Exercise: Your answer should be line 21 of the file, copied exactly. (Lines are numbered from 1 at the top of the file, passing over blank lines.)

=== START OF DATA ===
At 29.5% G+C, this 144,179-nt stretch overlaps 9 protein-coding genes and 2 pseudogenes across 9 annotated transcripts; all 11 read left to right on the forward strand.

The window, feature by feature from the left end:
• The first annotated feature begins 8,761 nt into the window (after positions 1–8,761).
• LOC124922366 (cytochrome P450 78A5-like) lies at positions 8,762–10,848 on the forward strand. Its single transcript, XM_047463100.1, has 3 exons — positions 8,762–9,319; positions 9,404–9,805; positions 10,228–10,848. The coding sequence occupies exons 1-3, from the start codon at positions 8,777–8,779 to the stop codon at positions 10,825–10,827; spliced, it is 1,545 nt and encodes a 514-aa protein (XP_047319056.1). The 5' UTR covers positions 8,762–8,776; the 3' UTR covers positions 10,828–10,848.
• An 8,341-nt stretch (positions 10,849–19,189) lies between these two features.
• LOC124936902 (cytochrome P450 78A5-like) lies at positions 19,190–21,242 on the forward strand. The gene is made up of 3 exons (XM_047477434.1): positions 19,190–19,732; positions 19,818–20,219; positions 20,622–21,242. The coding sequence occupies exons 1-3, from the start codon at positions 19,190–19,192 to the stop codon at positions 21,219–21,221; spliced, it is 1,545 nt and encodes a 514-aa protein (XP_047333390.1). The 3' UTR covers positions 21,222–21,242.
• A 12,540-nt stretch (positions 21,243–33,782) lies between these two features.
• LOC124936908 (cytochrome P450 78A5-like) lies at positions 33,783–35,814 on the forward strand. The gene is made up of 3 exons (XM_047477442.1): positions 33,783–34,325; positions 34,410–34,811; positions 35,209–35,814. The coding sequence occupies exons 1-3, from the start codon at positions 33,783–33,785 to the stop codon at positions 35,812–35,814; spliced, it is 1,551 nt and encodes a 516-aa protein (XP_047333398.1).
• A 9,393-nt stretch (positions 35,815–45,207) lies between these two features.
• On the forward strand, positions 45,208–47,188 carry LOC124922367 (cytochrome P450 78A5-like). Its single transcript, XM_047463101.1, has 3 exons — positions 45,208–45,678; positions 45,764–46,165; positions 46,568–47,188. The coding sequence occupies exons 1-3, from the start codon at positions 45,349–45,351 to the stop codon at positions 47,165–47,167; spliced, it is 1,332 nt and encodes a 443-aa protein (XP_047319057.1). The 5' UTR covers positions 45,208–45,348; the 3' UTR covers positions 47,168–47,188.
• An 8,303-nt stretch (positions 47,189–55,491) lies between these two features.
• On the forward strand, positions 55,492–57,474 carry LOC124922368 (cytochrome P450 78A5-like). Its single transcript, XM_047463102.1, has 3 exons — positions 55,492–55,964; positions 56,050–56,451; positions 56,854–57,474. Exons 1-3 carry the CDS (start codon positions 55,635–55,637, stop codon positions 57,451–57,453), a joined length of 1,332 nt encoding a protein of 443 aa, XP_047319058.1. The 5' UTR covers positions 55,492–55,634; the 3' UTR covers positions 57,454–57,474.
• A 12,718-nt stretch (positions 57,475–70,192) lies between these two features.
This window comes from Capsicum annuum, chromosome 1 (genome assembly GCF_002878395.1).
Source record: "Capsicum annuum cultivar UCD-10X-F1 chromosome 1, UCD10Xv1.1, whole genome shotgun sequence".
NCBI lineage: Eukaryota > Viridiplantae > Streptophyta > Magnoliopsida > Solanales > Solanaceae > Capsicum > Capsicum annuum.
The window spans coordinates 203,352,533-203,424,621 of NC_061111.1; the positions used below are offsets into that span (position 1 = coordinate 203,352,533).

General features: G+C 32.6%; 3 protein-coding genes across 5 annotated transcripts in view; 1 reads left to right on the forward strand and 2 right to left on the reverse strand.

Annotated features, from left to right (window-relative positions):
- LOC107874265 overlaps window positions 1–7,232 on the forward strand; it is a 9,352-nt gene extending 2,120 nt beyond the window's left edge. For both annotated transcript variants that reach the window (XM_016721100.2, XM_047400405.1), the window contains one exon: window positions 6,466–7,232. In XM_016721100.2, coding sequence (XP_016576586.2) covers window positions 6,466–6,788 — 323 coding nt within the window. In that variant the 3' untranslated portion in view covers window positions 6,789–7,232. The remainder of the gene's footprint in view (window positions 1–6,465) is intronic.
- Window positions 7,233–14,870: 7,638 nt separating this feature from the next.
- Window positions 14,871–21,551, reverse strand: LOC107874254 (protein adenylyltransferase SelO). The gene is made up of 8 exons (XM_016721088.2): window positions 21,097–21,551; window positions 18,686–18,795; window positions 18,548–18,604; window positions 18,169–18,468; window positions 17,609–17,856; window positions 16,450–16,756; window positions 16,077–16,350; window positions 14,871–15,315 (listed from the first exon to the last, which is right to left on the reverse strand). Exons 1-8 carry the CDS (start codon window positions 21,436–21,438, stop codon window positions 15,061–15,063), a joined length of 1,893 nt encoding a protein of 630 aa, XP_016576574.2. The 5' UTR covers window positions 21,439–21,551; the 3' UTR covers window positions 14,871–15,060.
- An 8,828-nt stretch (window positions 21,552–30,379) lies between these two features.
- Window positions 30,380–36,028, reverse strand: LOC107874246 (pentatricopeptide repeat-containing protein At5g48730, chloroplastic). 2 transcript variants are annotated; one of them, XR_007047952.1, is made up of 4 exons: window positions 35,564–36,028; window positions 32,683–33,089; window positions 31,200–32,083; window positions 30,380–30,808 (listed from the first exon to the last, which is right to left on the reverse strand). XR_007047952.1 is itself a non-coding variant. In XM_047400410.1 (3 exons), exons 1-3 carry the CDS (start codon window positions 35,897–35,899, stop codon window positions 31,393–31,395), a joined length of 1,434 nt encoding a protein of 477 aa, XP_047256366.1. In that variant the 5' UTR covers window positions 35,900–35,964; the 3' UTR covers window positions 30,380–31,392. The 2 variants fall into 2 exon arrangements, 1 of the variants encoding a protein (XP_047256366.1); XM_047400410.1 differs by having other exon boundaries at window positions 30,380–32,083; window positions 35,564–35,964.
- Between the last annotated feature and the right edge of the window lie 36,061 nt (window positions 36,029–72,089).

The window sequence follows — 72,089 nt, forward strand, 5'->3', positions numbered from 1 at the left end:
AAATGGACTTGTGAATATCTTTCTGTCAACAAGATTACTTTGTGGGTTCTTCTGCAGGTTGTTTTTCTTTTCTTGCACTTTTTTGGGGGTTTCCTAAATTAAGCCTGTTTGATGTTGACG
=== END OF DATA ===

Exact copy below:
- Window positions 7,233–14,870: 7,638 nt separating this feature from the next.